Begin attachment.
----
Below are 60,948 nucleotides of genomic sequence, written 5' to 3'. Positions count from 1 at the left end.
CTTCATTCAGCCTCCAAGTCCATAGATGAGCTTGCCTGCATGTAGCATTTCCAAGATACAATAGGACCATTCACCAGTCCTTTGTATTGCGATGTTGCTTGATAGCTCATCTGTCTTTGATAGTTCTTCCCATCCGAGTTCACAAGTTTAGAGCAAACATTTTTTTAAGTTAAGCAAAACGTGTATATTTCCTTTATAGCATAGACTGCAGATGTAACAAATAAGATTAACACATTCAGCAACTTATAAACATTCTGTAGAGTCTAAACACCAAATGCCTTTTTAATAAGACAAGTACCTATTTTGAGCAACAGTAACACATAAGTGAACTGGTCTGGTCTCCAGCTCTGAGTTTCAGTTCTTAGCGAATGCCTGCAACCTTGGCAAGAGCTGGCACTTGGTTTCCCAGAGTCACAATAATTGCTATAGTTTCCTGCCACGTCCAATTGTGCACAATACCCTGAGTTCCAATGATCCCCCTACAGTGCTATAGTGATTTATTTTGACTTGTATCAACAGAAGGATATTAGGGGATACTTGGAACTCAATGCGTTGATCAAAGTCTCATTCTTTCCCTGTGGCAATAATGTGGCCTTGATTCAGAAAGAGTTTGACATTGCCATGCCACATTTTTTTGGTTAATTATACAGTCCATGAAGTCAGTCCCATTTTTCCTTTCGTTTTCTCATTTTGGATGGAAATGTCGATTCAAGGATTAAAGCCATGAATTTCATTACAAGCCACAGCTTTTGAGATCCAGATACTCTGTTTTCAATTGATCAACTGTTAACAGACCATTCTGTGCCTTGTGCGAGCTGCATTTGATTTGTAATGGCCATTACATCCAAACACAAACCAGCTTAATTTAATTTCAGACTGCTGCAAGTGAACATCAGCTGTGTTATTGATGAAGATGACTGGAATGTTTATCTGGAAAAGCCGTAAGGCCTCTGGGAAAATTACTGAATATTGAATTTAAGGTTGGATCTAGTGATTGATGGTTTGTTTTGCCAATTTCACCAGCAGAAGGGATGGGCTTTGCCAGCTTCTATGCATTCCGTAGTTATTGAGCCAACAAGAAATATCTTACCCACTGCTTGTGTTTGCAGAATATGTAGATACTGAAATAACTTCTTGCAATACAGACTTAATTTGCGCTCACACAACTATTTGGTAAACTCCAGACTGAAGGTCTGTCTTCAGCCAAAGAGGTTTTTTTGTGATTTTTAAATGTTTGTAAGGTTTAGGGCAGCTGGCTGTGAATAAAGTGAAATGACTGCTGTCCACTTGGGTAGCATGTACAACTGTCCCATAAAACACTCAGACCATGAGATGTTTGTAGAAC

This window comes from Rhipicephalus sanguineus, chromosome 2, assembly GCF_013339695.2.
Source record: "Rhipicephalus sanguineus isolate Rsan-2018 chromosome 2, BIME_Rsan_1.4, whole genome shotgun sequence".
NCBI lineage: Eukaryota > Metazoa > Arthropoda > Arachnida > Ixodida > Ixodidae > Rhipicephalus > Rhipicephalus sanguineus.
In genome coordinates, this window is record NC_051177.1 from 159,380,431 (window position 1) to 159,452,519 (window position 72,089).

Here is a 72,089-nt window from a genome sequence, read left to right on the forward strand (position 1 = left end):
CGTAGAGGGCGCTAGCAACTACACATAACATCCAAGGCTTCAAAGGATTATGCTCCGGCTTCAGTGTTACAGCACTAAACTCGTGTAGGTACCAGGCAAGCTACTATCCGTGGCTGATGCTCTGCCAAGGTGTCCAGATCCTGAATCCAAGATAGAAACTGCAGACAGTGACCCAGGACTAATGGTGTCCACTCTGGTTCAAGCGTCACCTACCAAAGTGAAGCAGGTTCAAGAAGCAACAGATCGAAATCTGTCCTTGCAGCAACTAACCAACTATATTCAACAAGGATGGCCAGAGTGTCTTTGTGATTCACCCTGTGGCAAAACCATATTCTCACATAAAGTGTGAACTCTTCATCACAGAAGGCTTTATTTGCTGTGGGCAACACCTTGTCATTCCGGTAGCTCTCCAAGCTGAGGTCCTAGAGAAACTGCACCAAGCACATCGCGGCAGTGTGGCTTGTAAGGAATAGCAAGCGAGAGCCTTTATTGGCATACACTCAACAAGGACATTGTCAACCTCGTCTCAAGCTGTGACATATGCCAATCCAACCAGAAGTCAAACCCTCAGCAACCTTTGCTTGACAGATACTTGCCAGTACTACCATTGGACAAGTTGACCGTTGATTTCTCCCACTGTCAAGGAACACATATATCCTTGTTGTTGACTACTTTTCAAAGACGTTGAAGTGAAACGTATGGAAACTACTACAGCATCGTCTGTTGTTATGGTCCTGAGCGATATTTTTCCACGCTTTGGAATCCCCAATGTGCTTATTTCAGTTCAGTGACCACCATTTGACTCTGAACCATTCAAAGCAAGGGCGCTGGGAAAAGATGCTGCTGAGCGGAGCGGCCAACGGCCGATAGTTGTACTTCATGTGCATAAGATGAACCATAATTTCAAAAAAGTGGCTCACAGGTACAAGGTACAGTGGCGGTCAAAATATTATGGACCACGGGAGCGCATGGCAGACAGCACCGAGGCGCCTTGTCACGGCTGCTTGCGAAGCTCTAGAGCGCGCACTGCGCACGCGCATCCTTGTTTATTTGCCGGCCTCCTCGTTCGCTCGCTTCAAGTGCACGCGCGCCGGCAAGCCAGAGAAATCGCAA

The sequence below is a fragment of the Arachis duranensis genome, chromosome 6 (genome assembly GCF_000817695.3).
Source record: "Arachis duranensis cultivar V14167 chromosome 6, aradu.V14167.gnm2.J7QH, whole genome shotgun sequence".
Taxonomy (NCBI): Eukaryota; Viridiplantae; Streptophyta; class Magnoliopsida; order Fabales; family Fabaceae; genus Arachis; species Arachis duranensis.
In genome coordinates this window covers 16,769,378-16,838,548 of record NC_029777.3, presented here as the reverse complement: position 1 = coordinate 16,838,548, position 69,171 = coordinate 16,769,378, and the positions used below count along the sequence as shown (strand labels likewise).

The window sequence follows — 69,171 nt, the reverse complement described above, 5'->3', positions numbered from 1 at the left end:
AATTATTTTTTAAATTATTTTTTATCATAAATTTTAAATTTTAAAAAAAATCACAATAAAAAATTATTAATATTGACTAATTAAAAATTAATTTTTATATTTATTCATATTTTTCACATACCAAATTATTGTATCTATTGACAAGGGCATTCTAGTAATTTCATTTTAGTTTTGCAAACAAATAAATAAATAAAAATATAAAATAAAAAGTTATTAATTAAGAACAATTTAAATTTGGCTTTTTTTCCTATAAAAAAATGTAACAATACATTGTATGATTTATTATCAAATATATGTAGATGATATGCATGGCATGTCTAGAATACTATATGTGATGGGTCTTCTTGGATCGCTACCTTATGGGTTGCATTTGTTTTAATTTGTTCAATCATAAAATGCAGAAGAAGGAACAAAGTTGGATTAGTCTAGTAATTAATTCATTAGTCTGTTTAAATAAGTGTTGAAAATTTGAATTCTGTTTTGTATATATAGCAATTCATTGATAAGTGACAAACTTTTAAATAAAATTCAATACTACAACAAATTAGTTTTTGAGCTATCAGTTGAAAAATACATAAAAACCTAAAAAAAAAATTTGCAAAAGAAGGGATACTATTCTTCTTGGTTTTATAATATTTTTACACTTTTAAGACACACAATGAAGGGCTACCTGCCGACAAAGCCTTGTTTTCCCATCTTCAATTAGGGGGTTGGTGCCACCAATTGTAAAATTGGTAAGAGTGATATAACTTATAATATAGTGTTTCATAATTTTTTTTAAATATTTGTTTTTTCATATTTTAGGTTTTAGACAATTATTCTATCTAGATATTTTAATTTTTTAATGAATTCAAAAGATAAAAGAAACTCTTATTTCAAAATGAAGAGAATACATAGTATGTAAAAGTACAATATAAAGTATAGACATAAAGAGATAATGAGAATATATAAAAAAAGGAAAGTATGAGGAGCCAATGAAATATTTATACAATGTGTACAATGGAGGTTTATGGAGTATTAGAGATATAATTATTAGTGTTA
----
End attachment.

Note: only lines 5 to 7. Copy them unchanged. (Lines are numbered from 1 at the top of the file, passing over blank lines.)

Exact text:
NCBI lineage: Eukaryota > Metazoa > Arthropoda > Arachnida > Ixodida > Ixodidae > Rhipicephalus > Rhipicephalus sanguineus.
In genome coordinates, this window is record NC_051177.1 from 159,380,431 (window position 1) to 159,452,519 (window position 72,089).

Here is a 72,089-nt window from a genome sequence, read left to right on the forward strand (position 1 = left end):